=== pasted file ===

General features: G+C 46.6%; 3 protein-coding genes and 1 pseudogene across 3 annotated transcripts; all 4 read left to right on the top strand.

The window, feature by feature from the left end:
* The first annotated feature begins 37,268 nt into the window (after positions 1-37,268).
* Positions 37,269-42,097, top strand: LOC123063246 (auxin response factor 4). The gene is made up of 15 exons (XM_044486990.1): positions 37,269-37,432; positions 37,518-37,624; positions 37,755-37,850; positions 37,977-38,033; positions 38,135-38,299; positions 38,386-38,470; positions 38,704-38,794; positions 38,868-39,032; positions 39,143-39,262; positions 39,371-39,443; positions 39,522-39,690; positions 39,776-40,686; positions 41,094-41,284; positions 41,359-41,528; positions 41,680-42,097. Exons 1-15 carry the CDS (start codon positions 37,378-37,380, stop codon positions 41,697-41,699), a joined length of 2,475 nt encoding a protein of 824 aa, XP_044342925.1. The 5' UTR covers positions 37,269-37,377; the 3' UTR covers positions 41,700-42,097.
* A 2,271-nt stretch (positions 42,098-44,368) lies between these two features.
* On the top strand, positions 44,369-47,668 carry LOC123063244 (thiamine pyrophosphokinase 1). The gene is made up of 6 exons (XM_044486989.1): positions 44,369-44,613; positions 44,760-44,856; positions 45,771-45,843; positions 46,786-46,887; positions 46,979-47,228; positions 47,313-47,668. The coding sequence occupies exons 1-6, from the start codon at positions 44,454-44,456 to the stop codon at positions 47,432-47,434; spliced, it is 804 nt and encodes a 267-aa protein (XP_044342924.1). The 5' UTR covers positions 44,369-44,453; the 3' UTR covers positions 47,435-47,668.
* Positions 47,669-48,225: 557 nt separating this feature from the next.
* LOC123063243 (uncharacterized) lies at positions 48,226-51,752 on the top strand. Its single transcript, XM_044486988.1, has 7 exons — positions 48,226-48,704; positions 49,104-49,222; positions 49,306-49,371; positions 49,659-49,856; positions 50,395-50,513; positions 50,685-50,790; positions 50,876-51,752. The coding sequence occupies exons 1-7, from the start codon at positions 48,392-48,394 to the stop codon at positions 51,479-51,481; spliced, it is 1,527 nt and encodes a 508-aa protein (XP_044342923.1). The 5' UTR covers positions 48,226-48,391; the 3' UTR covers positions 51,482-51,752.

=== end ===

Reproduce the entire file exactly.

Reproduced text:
General features: G+C 46.6%; 3 protein-coding genes and 1 pseudogene across 3 annotated transcripts; all 4 read left to right on the top strand.

The window, feature by feature from the left end:
* The first annotated feature begins 37,268 nt into the window (after positions 1-37,268).
* Positions 37,269-42,097, top strand: LOC123063246 (auxin response factor 4). The gene is made up of 15 exons (XM_044486990.1): positions 37,269-37,432; positions 37,518-37,624; positions 37,755-37,850; positions 37,977-38,033; positions 38,135-38,299; positions 38,386-38,470; positions 38,704-38,794; positions 38,868-39,032; positions 39,143-39,262; positions 39,371-39,443; positions 39,522-39,690; positions 39,776-40,686; positions 41,094-41,284; positions 41,359-41,528; positions 41,680-42,097. Exons 1-15 carry the CDS (start codon positions 37,378-37,380, stop codon positions 41,697-41,699), a joined length of 2,475 nt encoding a protein of 824 aa, XP_044342925.1. The 5' UTR covers positions 37,269-37,377; the 3' UTR covers positions 41,700-42,097.
* A 2,271-nt stretch (positions 42,098-44,368) lies between these two features.
* On the top strand, positions 44,369-47,668 carry LOC123063244 (thiamine pyrophosphokinase 1). The gene is made up of 6 exons (XM_044486989.1): positions 44,369-44,613; positions 44,760-44,856; positions 45,771-45,843; positions 46,786-46,887; positions 46,979-47,228; positions 47,313-47,668. The coding sequence occupies exons 1-6, from the start codon at positions 44,454-44,456 to the stop codon at positions 47,432-47,434; spliced, it is 804 nt and encodes a 267-aa protein (XP_044342924.1). The 5' UTR covers positions 44,369-44,453; the 3' UTR covers positions 47,435-47,668.
* Positions 47,669-48,225: 557 nt separating this feature from the next.
* LOC123063243 (uncharacterized) lies at positions 48,226-51,752 on the top strand. Its single transcript, XM_044486988.1, has 7 exons — positions 48,226-48,704; positions 49,104-49,222; positions 49,306-49,371; positions 49,659-49,856; positions 50,395-50,513; positions 50,685-50,790; positions 50,876-51,752. The coding sequence occupies exons 1-7, from the start codon at positions 48,392-48,394 to the stop codon at positions 51,479-51,481; spliced, it is 1,527 nt and encodes a 508-aa protein (XP_044342923.1). The 5' UTR covers positions 48,226-48,391; the 3' UTR covers positions 51,482-51,752.